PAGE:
IPS helping teachers, students focus on social-emotional learning

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INDIANAPOLIS, Ind. - Teachers at some Indianapolis Public Schools are bringing new skills to the classroom to assist students who may face trauma at home.

The district calls this approach social-emotional learning and it's all about allowing kids to soothe their emotions so they can focus, instead of acting out.

About two dozen schools were part of the first cohort to implement social-emotional learning strategies. Teams from each school participated in training from the Brain Institute.

Francis W. Parker School 56 was among those schools. Christine Rembert, the principal, said they were looking to make some changes to their curriculum to address some behavior issues they noticed during the 2017-2018 school year.

"We had over 100 individual instances of suspensions last year and that was just too many." Rembert said. "We had to ask some hard questions about what we needed to add."

Rembert said they looked into the deeper reasons why kids were acting violently or inappropriately in class.

"Sometimes, we see students acting out because they’ve experienced trauma." she said. "Sometimes, we see them shutting down because they’ve experienced trauma."

The IPS district includes some of the highest crime and poverty areas in the city. So, students might be exposed to a lot including violence or food insecurity.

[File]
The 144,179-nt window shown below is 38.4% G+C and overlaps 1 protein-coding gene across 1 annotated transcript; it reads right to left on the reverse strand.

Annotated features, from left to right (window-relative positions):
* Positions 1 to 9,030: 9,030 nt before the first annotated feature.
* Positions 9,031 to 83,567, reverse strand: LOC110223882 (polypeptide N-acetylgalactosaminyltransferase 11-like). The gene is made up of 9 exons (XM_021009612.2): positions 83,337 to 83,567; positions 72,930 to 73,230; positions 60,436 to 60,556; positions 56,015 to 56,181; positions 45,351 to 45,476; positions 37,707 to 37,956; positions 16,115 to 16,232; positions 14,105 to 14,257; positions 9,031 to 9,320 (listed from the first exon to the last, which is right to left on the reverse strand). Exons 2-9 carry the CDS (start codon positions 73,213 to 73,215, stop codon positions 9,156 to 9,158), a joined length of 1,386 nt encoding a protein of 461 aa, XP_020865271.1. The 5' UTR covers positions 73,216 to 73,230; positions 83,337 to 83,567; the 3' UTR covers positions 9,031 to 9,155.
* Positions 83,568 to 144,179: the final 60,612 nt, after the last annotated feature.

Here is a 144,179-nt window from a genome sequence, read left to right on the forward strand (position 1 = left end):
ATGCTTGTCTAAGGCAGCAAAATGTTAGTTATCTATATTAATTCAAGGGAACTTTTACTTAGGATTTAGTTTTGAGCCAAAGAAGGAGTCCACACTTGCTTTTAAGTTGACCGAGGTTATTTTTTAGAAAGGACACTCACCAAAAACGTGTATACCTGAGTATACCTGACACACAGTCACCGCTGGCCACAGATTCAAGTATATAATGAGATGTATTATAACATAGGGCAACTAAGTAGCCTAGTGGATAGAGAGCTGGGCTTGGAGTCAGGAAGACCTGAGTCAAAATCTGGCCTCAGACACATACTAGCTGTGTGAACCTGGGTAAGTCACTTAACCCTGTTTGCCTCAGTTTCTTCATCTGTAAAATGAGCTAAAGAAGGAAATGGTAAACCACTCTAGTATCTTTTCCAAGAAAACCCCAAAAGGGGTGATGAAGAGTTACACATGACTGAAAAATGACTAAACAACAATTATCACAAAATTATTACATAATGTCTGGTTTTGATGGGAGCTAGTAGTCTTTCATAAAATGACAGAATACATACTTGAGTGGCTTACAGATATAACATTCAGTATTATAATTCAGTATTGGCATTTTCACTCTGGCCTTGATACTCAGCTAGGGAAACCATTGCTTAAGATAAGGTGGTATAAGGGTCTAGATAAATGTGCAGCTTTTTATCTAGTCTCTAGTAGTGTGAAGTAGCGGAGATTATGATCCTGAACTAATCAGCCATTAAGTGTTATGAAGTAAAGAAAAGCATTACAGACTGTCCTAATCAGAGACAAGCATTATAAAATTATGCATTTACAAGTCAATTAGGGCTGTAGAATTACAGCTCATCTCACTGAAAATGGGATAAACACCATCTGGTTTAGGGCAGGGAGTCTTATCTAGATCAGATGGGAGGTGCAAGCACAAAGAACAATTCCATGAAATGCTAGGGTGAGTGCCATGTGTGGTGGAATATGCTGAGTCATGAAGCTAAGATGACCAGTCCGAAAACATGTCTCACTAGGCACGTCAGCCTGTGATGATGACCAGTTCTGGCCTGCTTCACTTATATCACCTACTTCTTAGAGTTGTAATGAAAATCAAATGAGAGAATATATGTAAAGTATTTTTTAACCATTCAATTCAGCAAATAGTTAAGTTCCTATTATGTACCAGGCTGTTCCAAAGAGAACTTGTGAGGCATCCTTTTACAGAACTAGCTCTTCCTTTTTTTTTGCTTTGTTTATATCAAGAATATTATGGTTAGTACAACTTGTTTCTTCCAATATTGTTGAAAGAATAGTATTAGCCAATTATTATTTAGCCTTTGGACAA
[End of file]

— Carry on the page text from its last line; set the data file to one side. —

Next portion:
Rembert said they want to be equipped to guide kids on how to respond to those situations or conflicts.

"The trauma our children feel and experience is real and we have to help them make meaning of that," Rembert said.

Now, kids get "brain breaks" at different points in the day to help them unwind. There is also an "amygdala reset room" that reinforces what kids are learning about their brains.

In that room, students can take a 15 minute break to put their feelings into words and engage in an activity that will help them calm down. There are activities ranging from breathing exercises to yoga and puzzles.

"In this building, we’re not waiting for kids to grow up to change the world." Rembert said. "We’re changing the world right now - one kiddo at a time. And, we need everybody pulling on the same end of the rope."

There is also a focus on teachers' well-being. A separate room was created to produce a space for teachers to gather their thoughts after they deal with stressful situations.

"When you read things that children write in their journals that tug at your heart, sometimes we need a place to be able to be." Rembert said. "Where we can take a minute so we can get our self back in our thinking part of our brain so that we can be back there for kids."

The teachers' amygdala reset room includes a soothing sound machine, magazines and uplifting messages posted nearby.

Rembert said she's noticed suspensions are being handed out at a slower pace compared to this time last year.

IPS hopes to expand the social-emotional learning model to 20 more schools in winter 2019.

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